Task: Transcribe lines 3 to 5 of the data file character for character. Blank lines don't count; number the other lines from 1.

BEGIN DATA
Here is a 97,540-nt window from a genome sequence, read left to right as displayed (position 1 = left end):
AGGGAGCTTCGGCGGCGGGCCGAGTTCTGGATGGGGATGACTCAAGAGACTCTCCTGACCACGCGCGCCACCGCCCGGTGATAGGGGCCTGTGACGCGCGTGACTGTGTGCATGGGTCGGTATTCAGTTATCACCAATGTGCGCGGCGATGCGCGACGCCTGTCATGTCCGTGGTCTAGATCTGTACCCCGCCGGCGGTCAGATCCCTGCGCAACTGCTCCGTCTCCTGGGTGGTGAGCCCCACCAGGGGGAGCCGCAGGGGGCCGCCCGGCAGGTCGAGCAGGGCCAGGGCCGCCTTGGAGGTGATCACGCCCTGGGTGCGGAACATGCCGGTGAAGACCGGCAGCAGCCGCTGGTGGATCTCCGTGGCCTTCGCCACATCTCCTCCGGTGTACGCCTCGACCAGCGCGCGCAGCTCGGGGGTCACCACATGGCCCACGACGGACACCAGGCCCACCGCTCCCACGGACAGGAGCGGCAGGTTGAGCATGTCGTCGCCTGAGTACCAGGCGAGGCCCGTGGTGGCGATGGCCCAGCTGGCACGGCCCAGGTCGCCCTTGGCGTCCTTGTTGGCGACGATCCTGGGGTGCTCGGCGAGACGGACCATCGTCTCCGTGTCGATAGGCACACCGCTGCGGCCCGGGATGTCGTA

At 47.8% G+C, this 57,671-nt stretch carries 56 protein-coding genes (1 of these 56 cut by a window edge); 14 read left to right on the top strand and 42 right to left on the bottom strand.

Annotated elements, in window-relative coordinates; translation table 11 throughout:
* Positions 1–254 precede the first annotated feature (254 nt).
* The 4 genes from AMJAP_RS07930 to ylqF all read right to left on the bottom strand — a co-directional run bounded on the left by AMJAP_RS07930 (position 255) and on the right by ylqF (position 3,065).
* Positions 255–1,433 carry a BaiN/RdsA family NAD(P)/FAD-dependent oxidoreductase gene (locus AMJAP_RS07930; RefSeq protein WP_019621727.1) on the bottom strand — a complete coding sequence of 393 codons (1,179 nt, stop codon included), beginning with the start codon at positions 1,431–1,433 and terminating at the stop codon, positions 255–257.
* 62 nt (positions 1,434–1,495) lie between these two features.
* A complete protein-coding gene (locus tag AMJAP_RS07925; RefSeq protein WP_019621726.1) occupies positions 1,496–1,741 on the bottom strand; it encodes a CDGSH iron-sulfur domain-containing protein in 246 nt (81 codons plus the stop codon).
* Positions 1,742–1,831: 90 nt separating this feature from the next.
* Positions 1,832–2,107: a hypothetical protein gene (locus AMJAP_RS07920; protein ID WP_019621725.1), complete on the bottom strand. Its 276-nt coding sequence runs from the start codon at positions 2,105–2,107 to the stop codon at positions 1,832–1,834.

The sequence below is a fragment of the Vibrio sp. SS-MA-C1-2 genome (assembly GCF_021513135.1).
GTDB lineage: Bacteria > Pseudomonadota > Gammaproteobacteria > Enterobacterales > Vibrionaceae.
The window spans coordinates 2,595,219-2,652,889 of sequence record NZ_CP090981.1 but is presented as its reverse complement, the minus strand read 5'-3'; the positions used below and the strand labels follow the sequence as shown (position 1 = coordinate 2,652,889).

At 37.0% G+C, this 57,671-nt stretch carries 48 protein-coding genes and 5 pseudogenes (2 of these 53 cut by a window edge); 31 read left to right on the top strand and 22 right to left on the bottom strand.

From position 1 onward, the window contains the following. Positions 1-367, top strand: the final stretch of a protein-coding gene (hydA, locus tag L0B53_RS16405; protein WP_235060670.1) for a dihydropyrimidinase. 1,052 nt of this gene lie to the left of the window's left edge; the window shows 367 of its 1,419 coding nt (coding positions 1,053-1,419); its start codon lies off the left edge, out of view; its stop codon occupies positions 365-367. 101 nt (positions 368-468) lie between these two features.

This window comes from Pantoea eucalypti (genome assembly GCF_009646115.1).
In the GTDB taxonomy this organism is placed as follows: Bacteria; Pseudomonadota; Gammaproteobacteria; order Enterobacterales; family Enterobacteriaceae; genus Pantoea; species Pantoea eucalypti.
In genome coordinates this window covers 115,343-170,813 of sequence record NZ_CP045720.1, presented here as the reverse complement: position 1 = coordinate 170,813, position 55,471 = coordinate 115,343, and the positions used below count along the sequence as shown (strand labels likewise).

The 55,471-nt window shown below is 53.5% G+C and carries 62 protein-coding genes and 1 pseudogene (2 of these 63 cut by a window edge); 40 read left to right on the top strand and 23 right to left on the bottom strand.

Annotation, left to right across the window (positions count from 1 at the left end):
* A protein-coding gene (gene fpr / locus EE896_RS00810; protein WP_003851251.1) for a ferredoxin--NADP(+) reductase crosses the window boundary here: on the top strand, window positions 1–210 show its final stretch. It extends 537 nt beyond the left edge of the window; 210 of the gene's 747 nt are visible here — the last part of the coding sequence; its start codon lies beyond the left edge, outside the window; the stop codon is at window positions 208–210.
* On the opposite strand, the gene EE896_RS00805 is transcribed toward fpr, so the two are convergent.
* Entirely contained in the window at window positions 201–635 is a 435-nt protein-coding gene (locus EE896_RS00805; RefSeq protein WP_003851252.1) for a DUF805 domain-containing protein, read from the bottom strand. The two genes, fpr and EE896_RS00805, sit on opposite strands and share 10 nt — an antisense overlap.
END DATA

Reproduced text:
At 47.8% G+C, this 57,671-nt stretch carries 56 protein-coding genes (1 of these 56 cut by a window edge); 14 read left to right on the top strand and 42 right to left on the bottom strand.

Annotated elements, in window-relative coordinates; translation table 11 throughout:
* Positions 1–254 precede the first annotated feature (254 nt).